As state legislatures convene around the country, right-wing politicians have introduced a number of bills aimed at curbing union power. Indiana lawmakers recently enacted a law making Indiana the 23rd right-to-work-for-less state in the US, and in Arizona, lawmakers will soon be taking up legislation to deny collective bargaining rights to public service workers. But South Carolina seems to be running the most aggressive race to the bottom.
Last year, South Carolina Governor Nikki Haley kicked off her four-year term as the state’s chief executive by staking out a clearly anti-union position. “We’ll make the unions understand full well that they are not needed, not wanted, and not welcome in the State of South Carolina,” Haley said.
This year state representative Bill Sandifer introduced legislation whose goal is to make South Carolina’s right-to-work-for-less law “the toughest in the country.” It would require unions to disclose every financial transaction and make public their membership lists. It would also raise fines for violating right-to-work-for-less laws from $100 to $10,000.
“This unwarranted attack is political grandstanding intended to shift the blame for our economic problems from policy makers to workers,” said Ken Riley, president of International Longshoremen’s Association Local 1422 in Charleston, South Carolina, a union whose membership is largely African-American and which Bill Fletcher in Solidarity Divided describes as “one of the strongest union and African-American institutions in the state.”
Riley wondered why the legislature would consider such extreme measures considering that only 5 percent of the state’s workforce belong to unions, but he did note that longshore workers in Charleston occupy a powerful position with regards to the state’s commerce.
According to the State Port Authority, cargo moved through the Charleston port affects 280,600 jobs in the state and has an economic impact of $45 billion a year. Because of the ILA’s strategic position, it seems likely that one purpose of Rep. Sandifer’s bill is to bust the ILA.
Such a move could have serious consequences for the state’s economy. “Ninety-five percent of all containers shipped out of East Coast ports are required by contracts to be handled by union labor,” Riley said. “If you bust our union, you close the port of Charleston.”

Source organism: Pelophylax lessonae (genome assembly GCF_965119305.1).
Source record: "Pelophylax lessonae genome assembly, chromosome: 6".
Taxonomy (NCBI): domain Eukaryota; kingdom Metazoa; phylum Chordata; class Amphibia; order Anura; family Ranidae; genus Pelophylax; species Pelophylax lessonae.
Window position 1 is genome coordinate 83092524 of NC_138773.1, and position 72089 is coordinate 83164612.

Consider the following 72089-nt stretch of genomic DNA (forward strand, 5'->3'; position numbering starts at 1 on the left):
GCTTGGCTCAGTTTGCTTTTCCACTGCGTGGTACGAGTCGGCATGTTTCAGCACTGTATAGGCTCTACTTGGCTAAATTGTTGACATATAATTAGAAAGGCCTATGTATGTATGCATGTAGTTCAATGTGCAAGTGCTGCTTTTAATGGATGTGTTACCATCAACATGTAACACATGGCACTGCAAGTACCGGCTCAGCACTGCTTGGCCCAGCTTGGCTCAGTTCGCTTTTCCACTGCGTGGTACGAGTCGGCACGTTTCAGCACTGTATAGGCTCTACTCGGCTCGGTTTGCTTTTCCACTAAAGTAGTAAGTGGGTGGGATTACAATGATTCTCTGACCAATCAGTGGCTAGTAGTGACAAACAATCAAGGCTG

Brett Bursey, director of South Carolina’s Progressive Network, noted that the same politicians who strongly oppose government intervention in business are now trying to impose harsh regulations on businesses that use union labor. Bursey also warned that if Sanders bill passes it could spark strife at the port.
It’s possible that some people who believe that it’s unjust to put corporate interests above the rights of workers might picket the port if Sandifer’s bill becomes law, Bursey said.
“My guys won’t cross a picket line,” Riley said.
Riley and Local 1422 have a history of protecting their own right to work. Back in 2000, ILA locals 1422, 1422A and 1771 picketed the port to stop the use of non-union workers by one of the stevedore companies.
South Carolina’s then-attorney general Charles Condon decided to bust the picket line and, he hoped, the union as well. He managed to convince local police departments to intervene. As a result, Riley and four other longshore workers were arrested for inciting to riot.
The charges were subsequently dropped after a legal-defense campaign brought the case of the Charleston 5 to national attention. The ILWU, which represents longshore workers on the West Coast, was the first union to throw its support behind the Charleston 5, but the national AFL-CIO soon followed suit. Riley toured the country explaining the union-busting nature of the charges.
As the facts of the case and underlying motives behind the arrests became more well-known, it became much more difficult to prosecute the five. Attorney General Condon compared the five to the 9/11 terrorists, but in the end, all the serious charges against them were dropped. Furthermore, the ILA signed an agreement to use union longshore workers with the company whose original decision to use non-union workers sparked the protest.